Sally had just finished reading “De-Clutter & Manifest your Dreams!” by Dr. Bryanne Goodwyn.  Dr. Goodwyn – a Lifestyle Psychiatrist – wrote that a disorganized home reflected a chaotic psyche, a psyche unfit to receive the universe’s abundance. Therefore, in order to manifest one’s dreams, a person had to first get their home in order.  “De-Clutter & Manifest your Dreams!” had come into Sally’s life at the perfect moment.  She had been struggling with how to talk with her boyfriend, Derek, about the fact that he had not yet asked her to marry him.  But since reading Dr. Goodwyn’s book, Sally realized that she was partly to blame for the fact that she still didn’t have an engagement ring. Sally’s closets, drawers and cupboards were completely disorganized, there wasn’t any room for Derek’s belongings.  The message that Sally was sending him was: “You’re not important enough to me for me to make space for you.”  Thank God for Dr. Goodwyn, it it were not for her book Sally would’t have realized that she could manifest her dreams, which included marrying Derek.

After organizing all nine dresser drawers and emptying out three of them for Derek, Sally decided to take a break and work on her visualization board.  Dr. Goodwyn recommended creating a visualization board for all the things that one wanted to manifest in one’s life. Every morning she advised focusing on the board while repeating these words:  “I have de-cluttered my life to make room for my dreams.  I am deserving.  Thank you universe for your eternal love & please help me on my journey of manifestation.”

Sally’s visualization board was massive, she had a long Manifestation List.  The top left corner was dedicated to her wedding, with photos torn out of bridal magazines.  It was going to be a summer wedding, the theme – Rustic-Chic, with flowers in mason jars and long, country farm tables.  Her dress, designed by Jessica McClintock, was strapless with a sweetheart neckline and was ivory – not white – lace.

The top right corner of Sally’s visualization board was dedicated to her obsession with Corgis – the breed of low-rider dogs that the of Queen of England was famous for owning.  She wanted two of them and she had already located a breeder in a nearby state.  Their names would be Petal and Charlie. Unfortunately Derek didn’t like dogs, he preferred cats.  In fact he took care of his neighborhood’s feral cats, about fifteen of them, leaving food and water out every night and building elaborate cat hang-outs on his front porch.  During the winter months he even had specially heated covered cat beds.  Sally had some serious visualization work to do on this issue – there was no way in hell that she was going to be known as The Crazy Cat Lady and she didn’t want Petal and Charlie getting fleas or worse, from the wretched creatures.  Sally drained her glass of wine and walked over to the fridge to pour herself another one.  For a brief moment she worried that perhaps Derek was mentally unstable. The feral cat caretaker thing was a bit much – I mean what kind of person does that?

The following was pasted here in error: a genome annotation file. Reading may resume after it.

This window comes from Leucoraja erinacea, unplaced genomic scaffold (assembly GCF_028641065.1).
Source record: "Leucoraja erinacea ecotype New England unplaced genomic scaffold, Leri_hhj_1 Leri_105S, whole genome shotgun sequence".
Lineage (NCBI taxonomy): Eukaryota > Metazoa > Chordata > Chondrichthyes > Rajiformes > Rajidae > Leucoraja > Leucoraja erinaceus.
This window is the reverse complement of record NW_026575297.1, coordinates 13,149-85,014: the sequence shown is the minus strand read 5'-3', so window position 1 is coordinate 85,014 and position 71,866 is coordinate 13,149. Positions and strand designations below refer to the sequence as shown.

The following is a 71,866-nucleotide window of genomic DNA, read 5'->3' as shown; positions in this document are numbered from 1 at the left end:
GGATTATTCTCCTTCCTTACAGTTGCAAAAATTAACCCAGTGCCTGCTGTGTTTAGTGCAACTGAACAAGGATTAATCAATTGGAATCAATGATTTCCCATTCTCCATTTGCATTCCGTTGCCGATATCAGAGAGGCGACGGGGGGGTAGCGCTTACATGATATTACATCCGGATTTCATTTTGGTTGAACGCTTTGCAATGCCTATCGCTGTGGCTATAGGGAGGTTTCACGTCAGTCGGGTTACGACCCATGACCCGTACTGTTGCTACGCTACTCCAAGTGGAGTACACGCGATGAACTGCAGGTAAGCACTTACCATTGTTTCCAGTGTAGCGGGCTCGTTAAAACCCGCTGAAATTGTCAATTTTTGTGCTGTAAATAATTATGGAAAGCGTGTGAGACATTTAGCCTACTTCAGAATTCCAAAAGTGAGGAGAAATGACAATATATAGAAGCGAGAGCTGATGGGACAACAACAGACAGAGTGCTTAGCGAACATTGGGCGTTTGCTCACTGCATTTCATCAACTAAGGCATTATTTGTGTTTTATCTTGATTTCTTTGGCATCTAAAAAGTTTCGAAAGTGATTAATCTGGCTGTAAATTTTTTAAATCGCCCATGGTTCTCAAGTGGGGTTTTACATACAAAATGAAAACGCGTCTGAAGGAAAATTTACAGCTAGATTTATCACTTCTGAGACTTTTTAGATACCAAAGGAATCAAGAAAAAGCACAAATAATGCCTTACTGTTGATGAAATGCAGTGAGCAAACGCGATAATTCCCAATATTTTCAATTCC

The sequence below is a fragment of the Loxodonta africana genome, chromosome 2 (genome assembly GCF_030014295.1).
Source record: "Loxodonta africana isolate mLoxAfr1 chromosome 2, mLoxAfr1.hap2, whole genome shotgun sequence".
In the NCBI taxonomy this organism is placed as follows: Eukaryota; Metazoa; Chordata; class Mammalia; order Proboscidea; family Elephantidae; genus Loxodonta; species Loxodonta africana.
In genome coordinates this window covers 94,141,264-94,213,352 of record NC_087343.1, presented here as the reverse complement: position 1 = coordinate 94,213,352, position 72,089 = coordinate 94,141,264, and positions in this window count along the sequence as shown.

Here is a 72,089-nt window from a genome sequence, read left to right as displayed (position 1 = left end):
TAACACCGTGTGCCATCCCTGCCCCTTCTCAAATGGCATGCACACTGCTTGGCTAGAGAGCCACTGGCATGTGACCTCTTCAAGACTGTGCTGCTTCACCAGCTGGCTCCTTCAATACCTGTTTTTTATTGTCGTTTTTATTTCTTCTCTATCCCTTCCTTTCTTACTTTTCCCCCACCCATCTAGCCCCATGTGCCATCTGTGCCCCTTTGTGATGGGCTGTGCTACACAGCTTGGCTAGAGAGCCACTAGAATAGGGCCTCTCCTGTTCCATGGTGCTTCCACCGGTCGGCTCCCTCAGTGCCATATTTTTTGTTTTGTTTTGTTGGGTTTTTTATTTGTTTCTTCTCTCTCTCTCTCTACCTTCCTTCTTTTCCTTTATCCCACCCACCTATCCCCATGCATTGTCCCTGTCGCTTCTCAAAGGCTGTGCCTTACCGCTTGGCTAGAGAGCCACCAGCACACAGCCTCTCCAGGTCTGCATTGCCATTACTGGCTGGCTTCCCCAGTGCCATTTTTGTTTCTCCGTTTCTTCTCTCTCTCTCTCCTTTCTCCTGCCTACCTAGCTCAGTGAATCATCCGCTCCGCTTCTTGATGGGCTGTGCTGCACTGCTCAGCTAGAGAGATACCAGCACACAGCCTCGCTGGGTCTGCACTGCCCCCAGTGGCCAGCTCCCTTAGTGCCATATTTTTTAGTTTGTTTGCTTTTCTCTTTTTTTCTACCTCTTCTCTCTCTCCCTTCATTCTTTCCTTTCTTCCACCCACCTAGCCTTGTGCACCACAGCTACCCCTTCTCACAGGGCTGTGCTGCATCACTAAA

At eight o’clock sharp the phone rang.  It was Derek, he always called her at 8:00 PM on nights when he had to work late.  “Guess what?!” he asked happily. “What?!” cried Sally, trying to contain her excitement.  “Remember how you told me about that de-cluttering book you were reading and about how in order to manifest our dreams we had to first get our house in order?”  Sally was pleasantly surprised that Derek remembered her telling him about Dr. Goodwyn’s book.  She always figured that he kind of tuned her out when she started talking about her newest self-help book.  “Yes, it’s such a great book, really empowering,” Sally said.  “I know, it’s amazing!  I read the whole thing in one sitting. Then I took the day off work today and re-organized my entire condo.  I gave away eleven bags of stuff to The Salvation Army.”  Sally felt a little irritated at the idea that Derek had co-opted her book and one-upped her by de-cluttering his entire place, Sally had only finished her bedroom.  “Wow. Congrats to you,” she said, “How do you feel?” she asked.  “I feel SO good!  Organizing and purging was somehow like the jolt that I needed to move forward with my life.  I see things more clearly now.”  Sally held her breath, this was the moment she had been waiting for.  Although a marriage proposal over the phone was not ideal, the important things was that it was happening.  She took a sip of wine as Derek continued.  “I’ve realized that my dream is to open a cat sanctuary.  I’m taking a six week intensive training course on Animal Rescue, it starts next week in Denver.  My neighbor, Mrs. Jubas, is going to take care of my feral cats while I’m away.”  Sally exhaled.  You have got to be kidding me, she thought.  “Sally, I have you to thank for this incredible turn of events in my life.  If you hadn’t told me about Dr. Goodwyn’s book, I never would have de-cluttered and manifested my dream.  I hope that you manifest all your dreams too.  Sally, are you still there?” Not only was her Rustic-Chic wedding not happening, but Derek was a better Manifestor than her.  Sally turned off her phone and walked over to her visualization board.  She tore off all the wedding pictures, but left up the sections entitled “Dream Home,” “Health & Beauty,” and “Career.”  She also kept her Corgi pictures up.  Tomorrow she would call the Corgi Breeder.  Fuck Derek and his stupid cats anyways.